Assessing the Australian Navy’s New Surface Fleet Plan

By Marcus Hellyar

The Government has released the broad brushstrokes of a plan for the structure of the Royal Australian Navy’s surface fleet and for the approach to naval shipbuilding to deliver that fleet.

This plan is based on the independent review of the navy’s surface fleet that was conducted as a key outcome of last year’s Defence Strategic Review (DSR).

We’ll refer to it as ‘the plan’ here, but the document is extremely high level with very little supporting detail. ‘Concept’ might be a better term, but let’s not quibble over vocabulary.

The plan, called Enhanced Lethality Surface Combatant Fleet, is—like last year’s public DSR—an expurgated, reduced version of the original review, combined with the Government’s responses to the review’s recommendations. An actual naval shipbuilding plan has not yet been published, although the Government has promised one for later this year and biennially after that.

That means we don’t have all the details, but with a bit of reverse engineering we can broadly compare the old and new plans.

The big picture is that the number of warships in the Navy’s surface fleet will nearly double, but there are a lot of other numbers that we can use to flesh out our understanding of the plan.

What’s in there

Based on the published plan and ministerial press conferences, this is what we know, along with some assumptions to fill in the gaps.

The Hunter class frigate program at Osborne in South Australia has been reduced from nine to six vessels. We assume the three vessels that have been removed are the last three, which were planned to have been delivered some time in the early to mid-2040s. The first one still seems to be entering service around 2033, which means the sixth likely arrive in the early 2040s.

The Government will acquire 11 off-the-shelf general-purpose frigates (GPF), with the first three to be built overseas and the remaining eight built at Henderson in Western Australia. Deputy Prime Minister / Defence Minister Richard Marles has said the first will be delivered this (calendar) decade and by the time the first Hunter was due to arrive we’ll have four GPFs. That suggests the first one would arrive around 2029 or 2030 with subsequent vessels being delivered on a one-year drumbeat.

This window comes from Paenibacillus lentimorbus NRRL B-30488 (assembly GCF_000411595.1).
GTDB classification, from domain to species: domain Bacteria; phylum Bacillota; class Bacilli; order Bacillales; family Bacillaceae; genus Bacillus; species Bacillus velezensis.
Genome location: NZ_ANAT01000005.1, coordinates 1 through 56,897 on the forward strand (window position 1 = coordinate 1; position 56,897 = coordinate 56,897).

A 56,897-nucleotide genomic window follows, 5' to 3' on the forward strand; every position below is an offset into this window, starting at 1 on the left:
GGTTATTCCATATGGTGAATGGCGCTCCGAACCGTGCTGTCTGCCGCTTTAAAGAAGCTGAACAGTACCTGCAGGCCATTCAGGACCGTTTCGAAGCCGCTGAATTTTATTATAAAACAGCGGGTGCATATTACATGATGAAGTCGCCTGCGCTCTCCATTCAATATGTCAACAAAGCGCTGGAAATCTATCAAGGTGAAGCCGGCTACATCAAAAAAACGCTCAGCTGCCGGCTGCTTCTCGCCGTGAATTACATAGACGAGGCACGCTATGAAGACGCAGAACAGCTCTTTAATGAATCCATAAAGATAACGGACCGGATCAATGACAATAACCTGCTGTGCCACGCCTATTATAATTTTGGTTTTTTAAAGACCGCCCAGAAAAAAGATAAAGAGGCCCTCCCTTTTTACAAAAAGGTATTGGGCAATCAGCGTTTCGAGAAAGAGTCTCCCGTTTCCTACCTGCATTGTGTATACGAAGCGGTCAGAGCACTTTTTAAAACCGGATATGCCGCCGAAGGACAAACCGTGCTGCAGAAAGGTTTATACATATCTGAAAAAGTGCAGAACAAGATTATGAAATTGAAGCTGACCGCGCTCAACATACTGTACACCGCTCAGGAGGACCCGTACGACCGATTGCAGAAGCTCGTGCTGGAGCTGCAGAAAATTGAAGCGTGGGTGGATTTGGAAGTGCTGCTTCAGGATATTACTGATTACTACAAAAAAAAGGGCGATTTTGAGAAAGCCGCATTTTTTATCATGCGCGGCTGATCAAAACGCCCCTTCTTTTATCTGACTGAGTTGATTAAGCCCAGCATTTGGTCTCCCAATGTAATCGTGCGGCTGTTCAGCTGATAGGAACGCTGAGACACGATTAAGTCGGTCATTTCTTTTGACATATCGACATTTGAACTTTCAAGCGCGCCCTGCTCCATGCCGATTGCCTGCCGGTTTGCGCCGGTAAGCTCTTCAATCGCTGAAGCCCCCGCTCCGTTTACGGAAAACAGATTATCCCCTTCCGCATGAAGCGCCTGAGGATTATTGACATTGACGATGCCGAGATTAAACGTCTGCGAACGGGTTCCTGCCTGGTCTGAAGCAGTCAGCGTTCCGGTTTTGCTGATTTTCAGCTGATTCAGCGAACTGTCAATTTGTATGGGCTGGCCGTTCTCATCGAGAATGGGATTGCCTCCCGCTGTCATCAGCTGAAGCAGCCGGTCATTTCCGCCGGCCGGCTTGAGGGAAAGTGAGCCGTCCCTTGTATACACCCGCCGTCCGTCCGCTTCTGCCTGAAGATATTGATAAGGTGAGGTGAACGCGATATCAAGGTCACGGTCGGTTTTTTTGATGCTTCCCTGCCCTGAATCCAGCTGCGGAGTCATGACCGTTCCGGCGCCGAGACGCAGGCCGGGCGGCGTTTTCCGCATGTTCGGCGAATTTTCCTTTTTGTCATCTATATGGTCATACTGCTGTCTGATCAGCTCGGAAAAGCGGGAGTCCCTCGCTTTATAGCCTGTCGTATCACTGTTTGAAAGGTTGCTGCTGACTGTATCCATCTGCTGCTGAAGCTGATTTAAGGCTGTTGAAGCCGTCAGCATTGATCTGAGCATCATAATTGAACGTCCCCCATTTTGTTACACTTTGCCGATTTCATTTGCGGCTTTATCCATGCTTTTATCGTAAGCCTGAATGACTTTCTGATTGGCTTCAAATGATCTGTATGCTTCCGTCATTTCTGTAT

Marles has said they will have twice the number of vertical launch system cells (VLS) of an Anzac frigate, i.e., 16. This puts them towards the smaller end of the spectrum of surface combatants. The plan provides a short list of four candidates for the GPF and some variants of these have 32 cells, but we are assuming 16 VLS in our analysis.

The plan also includes six Large Optionally Crewed Surface Vessels (LOCSV) with a capacity of 32 VLS. The concept seems to be that they will function as ‘Loyal Wingmen’ to crewed ships, supplementing their magazines and will be incapable of independent operations. They are to be built at Henderson but there is little detail on their cost or schedule.

The Government is including the six LOCSCs in its total of 26 surface combatants; this is rather generous considering they seem to have limited functions and are not comparable to crewed surface ships. Without the LOCSV the plan reaches 20 surface combatants compared to the current 11.

The Government has said it will retire the oldest two Anzac-class frigates. Moreover it will not do the previously planned Transition Capability Assurance Program (TransCAP), essentially a life-of-type-extension to the rest of the Anzac fleet. We assume that means that the fleet will retire roughly at its planned withdrawal dates, which would see all Anzacs gone by 2033.

The Arafura-class Offshore Patrol Vessel program will be capped at six rather than the original 12. The plan says they can only perform ‘civil maritime security operations’—and inefficiently at that. Since they provide no real combat power in their current form, this attenuation of the build program has no effect on the lethality of the future fleet one way or another. The plan recommends ‘further investigation… to determine how the OPVs could contribute to other mission sets’, but since Defence has made no progress on this issue in the past six years, we shouldn’t be too optimistic that it will find other uses for them.

What’s not there

The plan is essentially a short outline of how to get more frigates faster than the current plan. Consequently there are some very big gaps.